There were two campaigns during the 1938 excavation season, one in the spring and the other in the fall. The remains that they uncovered were from varied periods, but a strong sample from the Bronze Age was found, reaching into the early Bronze Age. The planned 1939 season for the “uninterrupted study of the material” never took place because the “European War” broke out; Prof. Goldman reported that they were only able to stay “to the early months of 1939.”
Of course, the war expanded far beyond Europe, and Goldman and her associates were not able to return to Tarsus until after World War II. They returned in 1947 for a season of “smaller scope,” and another brief and final campaign from May 4 to July 3, 1948. They completed their work with a study season in 1949. It was during the post-war years that Machteld J. Mellink of Bryn Mawr College joined the Tarsus excavation. “She arrived in the fall of 1947… to join Theresa Goell and others at the site. The duties of the new Dutch member of the team included the study and analysis of the Early Bronze pottery in storage, dug before the war, as well as participation in the final phase of the excavation: the sounding that went through the Chalcolithic, into the Neolithic beginnings of the mound.” (Özyar, 411-12)
The remains discovered during the excavation reflect a mixed heritage of local practices and foreign influences. The finds from the Neolithic through the Bronze Ages revealed influences of North Syria, Mesopotamia, northwest Asia Minor, Mycenaean Greece, and Hittite influence and control. The Iron Age (1100 – 520 B.C.E.) material reflects a continuing local tradition, but with influences from Cyprus, Greece, Phoenicia, and Assyria. The next significant ancient period of occupation on the mound was the Hellenistic and Roman periods, with strong Greek and Graeco-Roman influences apparent in the remains.
Bryn Mawr College supported the excavation, from the initial exploratory campaign of 1934 until it closed in 1949. Additional support was provided by other institutions and anonymous donors throughout the years: the Archaeological Institute of America (AIA) in 1935, 1936, and 1937; the Fogg Museum of Harvard University in 1936 and 1937; the Institute for Advanced Study in 1938, Haverford College in 1936, and a contribution from the Milton Fund of Harvard University in 1935. The results of the excavation were published in three volumes, appearing in the years 1950, 1956, and 1963.
President Thompson of the AIA stated that “Hetty Goldman brought archaeological method to the Cilician coast and laid the foundations for South Anatolian archaeology of the Classical and Preclassical periods with the monumental publication of her excavation at Tarsus-Gözlü Kule. There many archaeologists received their training and benefitted from sound advice on field work and publication, on scholarly criticism and archaeological policy.” (President Margaret Thompson, AIA, December 29, 1966, presenting the Award for Distinguished Archaeological Achievement.) Emil O. Forrer (pioneering scholar of Hittite studies), Virginia R. Grace (research fellow at the Agora of Athens, renowned for her pioneering studies of stamped amphorae handles), Dorothy H. Cox (published the Tarsus coin collection), and Machteld J. Mellink (Professor, Bryn Mawr College, director of the Elmali excavations of Turkey) were a few of the scholars who worked with Hetty Goldman on the Tarsus excavation. The documents in the Tarsus Archaeological Collection of Bryn Mawr College, Special Collections, reflects the archaeological method, training, and research that Hetty Goldman and her associates brought to Tarsus and to the field of archaeology in the first half of the twentieth century.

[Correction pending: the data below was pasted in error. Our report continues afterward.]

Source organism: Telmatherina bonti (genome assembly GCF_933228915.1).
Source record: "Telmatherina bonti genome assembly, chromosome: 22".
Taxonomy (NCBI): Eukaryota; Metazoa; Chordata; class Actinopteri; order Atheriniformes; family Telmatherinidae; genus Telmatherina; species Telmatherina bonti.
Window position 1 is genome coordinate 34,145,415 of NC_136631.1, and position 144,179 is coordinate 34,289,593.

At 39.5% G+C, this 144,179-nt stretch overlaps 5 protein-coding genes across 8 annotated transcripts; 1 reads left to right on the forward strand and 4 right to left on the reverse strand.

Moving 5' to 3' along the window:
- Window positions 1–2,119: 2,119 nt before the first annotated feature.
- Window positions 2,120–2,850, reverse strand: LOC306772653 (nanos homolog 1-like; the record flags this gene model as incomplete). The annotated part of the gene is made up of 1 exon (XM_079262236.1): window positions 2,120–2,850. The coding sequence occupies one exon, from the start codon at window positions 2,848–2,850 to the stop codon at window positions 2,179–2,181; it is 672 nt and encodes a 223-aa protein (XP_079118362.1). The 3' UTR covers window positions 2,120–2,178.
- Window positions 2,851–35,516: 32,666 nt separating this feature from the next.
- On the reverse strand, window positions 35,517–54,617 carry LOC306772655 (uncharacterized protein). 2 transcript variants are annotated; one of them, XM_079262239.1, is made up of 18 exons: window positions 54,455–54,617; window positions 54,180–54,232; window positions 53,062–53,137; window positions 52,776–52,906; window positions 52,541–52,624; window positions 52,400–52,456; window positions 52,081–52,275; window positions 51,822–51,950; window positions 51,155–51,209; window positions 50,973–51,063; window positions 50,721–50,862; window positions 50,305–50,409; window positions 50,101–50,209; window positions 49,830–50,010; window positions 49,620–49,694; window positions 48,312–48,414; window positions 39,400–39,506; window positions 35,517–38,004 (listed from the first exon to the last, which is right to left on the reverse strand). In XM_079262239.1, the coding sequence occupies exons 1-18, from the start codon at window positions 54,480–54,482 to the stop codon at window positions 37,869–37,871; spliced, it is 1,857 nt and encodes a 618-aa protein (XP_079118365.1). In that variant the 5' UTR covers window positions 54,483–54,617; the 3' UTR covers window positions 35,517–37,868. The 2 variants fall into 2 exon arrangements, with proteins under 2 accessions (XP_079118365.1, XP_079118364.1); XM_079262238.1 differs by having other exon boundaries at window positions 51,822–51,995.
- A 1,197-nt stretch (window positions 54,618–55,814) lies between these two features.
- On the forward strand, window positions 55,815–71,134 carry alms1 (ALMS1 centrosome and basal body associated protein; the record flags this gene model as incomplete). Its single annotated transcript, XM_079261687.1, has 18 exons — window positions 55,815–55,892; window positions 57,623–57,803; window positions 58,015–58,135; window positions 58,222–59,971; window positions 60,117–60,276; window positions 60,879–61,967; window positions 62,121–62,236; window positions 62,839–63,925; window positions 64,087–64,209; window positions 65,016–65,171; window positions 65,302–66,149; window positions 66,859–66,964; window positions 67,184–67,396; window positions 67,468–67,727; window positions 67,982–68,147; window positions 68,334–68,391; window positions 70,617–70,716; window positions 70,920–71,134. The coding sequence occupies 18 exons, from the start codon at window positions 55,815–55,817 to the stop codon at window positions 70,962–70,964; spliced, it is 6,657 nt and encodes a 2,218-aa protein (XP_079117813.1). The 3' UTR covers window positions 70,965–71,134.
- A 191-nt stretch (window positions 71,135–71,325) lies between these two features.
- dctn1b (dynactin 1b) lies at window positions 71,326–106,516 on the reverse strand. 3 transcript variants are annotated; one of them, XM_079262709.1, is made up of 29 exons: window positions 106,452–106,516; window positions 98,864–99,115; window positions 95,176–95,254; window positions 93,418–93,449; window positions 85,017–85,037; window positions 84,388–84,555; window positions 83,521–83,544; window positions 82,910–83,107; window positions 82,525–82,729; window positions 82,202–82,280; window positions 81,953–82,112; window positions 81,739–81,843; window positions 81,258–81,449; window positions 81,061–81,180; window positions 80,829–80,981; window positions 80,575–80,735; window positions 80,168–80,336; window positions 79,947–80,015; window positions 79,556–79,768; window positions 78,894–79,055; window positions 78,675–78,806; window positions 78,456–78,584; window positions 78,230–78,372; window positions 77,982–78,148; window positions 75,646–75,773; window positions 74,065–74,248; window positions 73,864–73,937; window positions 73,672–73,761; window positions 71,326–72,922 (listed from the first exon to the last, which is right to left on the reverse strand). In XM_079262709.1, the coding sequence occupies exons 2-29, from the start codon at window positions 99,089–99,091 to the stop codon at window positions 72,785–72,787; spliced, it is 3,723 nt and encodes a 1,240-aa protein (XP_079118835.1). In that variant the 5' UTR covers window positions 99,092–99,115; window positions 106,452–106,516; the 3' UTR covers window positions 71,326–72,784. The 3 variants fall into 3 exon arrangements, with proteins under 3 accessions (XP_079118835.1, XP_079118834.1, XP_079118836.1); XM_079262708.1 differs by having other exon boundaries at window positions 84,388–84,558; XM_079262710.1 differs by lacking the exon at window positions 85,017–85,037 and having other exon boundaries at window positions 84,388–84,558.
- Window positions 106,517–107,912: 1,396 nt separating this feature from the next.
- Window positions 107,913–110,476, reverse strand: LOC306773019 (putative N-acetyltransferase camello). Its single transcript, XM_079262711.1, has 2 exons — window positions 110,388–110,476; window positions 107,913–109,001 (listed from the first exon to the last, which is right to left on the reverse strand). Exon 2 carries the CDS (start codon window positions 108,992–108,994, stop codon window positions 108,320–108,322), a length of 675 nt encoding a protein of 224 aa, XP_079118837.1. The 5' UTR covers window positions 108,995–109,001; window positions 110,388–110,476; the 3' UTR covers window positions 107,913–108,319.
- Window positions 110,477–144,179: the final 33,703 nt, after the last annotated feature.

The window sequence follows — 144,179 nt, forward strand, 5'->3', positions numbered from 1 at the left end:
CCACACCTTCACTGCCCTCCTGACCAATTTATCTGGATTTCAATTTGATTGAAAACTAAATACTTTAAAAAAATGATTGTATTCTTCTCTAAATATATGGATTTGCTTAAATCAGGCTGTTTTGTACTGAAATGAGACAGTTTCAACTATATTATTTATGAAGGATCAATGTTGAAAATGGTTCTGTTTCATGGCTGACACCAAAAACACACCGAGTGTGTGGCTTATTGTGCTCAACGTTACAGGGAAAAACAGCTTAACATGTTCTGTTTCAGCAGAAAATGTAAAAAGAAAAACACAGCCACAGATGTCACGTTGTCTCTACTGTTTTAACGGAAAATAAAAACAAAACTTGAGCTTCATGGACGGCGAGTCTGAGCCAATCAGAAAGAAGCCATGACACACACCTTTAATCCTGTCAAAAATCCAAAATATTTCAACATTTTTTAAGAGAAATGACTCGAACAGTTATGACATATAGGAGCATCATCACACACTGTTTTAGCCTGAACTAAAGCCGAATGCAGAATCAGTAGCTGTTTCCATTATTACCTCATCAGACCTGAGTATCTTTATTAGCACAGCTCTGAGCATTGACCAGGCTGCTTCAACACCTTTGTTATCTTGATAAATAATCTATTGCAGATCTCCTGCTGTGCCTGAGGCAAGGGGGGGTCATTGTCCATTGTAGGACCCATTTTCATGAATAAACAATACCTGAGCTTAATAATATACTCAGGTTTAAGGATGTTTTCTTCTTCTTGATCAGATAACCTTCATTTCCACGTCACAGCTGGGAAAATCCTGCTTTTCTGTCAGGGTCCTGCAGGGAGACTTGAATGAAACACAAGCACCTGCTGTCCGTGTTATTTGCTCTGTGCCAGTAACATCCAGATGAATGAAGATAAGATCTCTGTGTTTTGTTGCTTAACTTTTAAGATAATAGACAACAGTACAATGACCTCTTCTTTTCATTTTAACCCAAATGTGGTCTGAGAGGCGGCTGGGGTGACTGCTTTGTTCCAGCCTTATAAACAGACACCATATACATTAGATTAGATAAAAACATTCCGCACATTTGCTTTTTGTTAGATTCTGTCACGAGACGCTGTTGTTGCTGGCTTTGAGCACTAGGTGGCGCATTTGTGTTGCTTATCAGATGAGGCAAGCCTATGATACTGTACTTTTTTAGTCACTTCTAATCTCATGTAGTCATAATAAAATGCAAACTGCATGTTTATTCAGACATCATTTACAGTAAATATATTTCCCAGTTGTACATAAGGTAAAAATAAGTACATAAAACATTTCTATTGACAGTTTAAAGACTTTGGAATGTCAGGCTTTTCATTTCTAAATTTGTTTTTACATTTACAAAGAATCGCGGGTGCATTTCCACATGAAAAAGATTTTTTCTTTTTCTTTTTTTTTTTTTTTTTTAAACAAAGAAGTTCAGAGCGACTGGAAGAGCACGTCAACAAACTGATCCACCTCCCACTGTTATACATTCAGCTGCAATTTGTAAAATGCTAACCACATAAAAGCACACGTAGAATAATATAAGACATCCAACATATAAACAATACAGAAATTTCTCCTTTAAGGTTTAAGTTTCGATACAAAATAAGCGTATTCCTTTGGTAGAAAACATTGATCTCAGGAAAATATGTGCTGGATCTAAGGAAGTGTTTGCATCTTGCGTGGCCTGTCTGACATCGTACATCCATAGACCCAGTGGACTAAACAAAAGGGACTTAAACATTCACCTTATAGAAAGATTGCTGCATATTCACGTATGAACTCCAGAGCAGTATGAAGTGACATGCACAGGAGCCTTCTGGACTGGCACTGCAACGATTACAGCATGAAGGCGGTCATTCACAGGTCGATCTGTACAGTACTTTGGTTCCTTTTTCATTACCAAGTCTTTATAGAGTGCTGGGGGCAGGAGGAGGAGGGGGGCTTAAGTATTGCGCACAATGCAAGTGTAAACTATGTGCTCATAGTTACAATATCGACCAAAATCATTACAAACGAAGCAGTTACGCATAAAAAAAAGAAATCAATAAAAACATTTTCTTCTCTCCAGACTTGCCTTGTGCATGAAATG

“Award for Distinguished Archaeological Achievement,” Archaeology, Vol. 20, No. 2 (April 1967), p. 83.
Hetty Goldman, Preliminary Expedition to Cilicia, 1934, and Excavations at Gözlü Kule, Tarsus, 1935,” American Journal of Archaeology, vol XXXIX (1935) 526-549.
Hetty Goldman, “Excavations at Gözlü Kule, Tarsus, 1936,” American Journal of Archaeology, vol XLI (1937) 262-286.
Hetty Goldman, “Excavations at Gözlü Kule, Tarsus, 1937,” American Journal of Archaeology, vol XLII (1938) 30-54.
Hetty Goldman, “Excavations at Gözlü Kule, Tarsus, 1938,” American Journal of Archaeology, vol XLIV (1940) 60-86.
Hetty Goldman, “A Crystal Statuette from Tarsus,” in: Archaeologica Orientalia in Memoriam Ernst Herzfeld, George C. Miles (ed.), Locust Valley, New York: J. J. Augustin (1952) 129-133 and pl. XXV.
Hetty Goldman (ed.), Excavations at Gözlü Kule, Tarsus. Volume I. The Hellenistic and Roman Periods. Princeton NJ: Princeton University Press, 1950.
Hetty Goldman, Excavations at Gözlü Kule, Tarsus. Volume II. From the Neolithic through the Bronze Age. Princeton NJ: Princeton University Press, 1956.
Hetty Goldman (ed.), Excavations at Gözlü Kule, Tarsus. Volume III. The Iron Age. Princeton NJ: Princeton University Press, 1963.
Machteld J. Mellink and Kathleen M. Quinn, “Hetty Goldman (1881–1972),” in: Getzel M. Cohen and Martha Sharp Jukowsky (eds.), Breaking Ground: Pioneering Women Archaeologists, Ann Arbor: University of Michigan Press (2006) 298-350.
Özyar, Asli, “Machteld Johanna Mellink, 26 October 1917 – 24 February 2006,” Proceedings of the American Philosophical Society 152 (2008) 410–17.
The Tarsus Archaeological Collection contains documents from an excavation sponsored by Bryn Mawr College and directed by Hetty Goldman, a pioneering archaeologist. The Tarsus excavation began in 1934 and continued until early 1939, when World War II interrupted it; it resumed after the war in 1947 and 1948. The results of the excavation were published in yearly articles and in three volumes of text and plates on the major periods found in the excavation: the Hellenistic and Roman periods, the Iron Age, and the Neolithic through Bronze Age. The particular strength of the collection is the series of handwritten excavation notebooks, photographic negatives, and other documents from the excavation. There are also glass lantern slides that were used for teaching and public talks.
Series 1: Hetty Goldman's Tarsus Files - Box 1
Series 2: Machteld Mellink's Tarsus Files - Box 1
Series 3: Tarsus Research Notes - Box 2
Series 4: Tarsus Research Cards - Boxes 3 to 8
Series 5: Tarsus Inventory Books - Box 9
Series 6: Tarsus Pottery Inventory - Box 9
Series 7: Tarsus Catalogue Cards - Boxes 10 to 20
Series 8: Tarsus Slides - Boxes 21 to 27
Series 9: Tarsus Negative Books - Box 28
Series 10: Tarsus Negatives - Boxes 29 to 45
Series 11: Tarsus Prints from Negatives - Boxes 46 to 55
Series 12: Tarsus Drawings and Plans - Boxes 56 and 57
Series 13: Tarsus Excavation Notebooks - Boxes 58 to 60
- Tarsus Collection
- Elliot Krasnopoler, based on previous Finding Aid by Joan Riley
- Description rules
- Describing Archives: A Content Standard
- Language of description
- Script of description
- A detailed inventory spreadsheet, compiled by Joan Reilly, can be obtained by emailing Bryn Mawr Special Collections at firstname.lastname@example.org.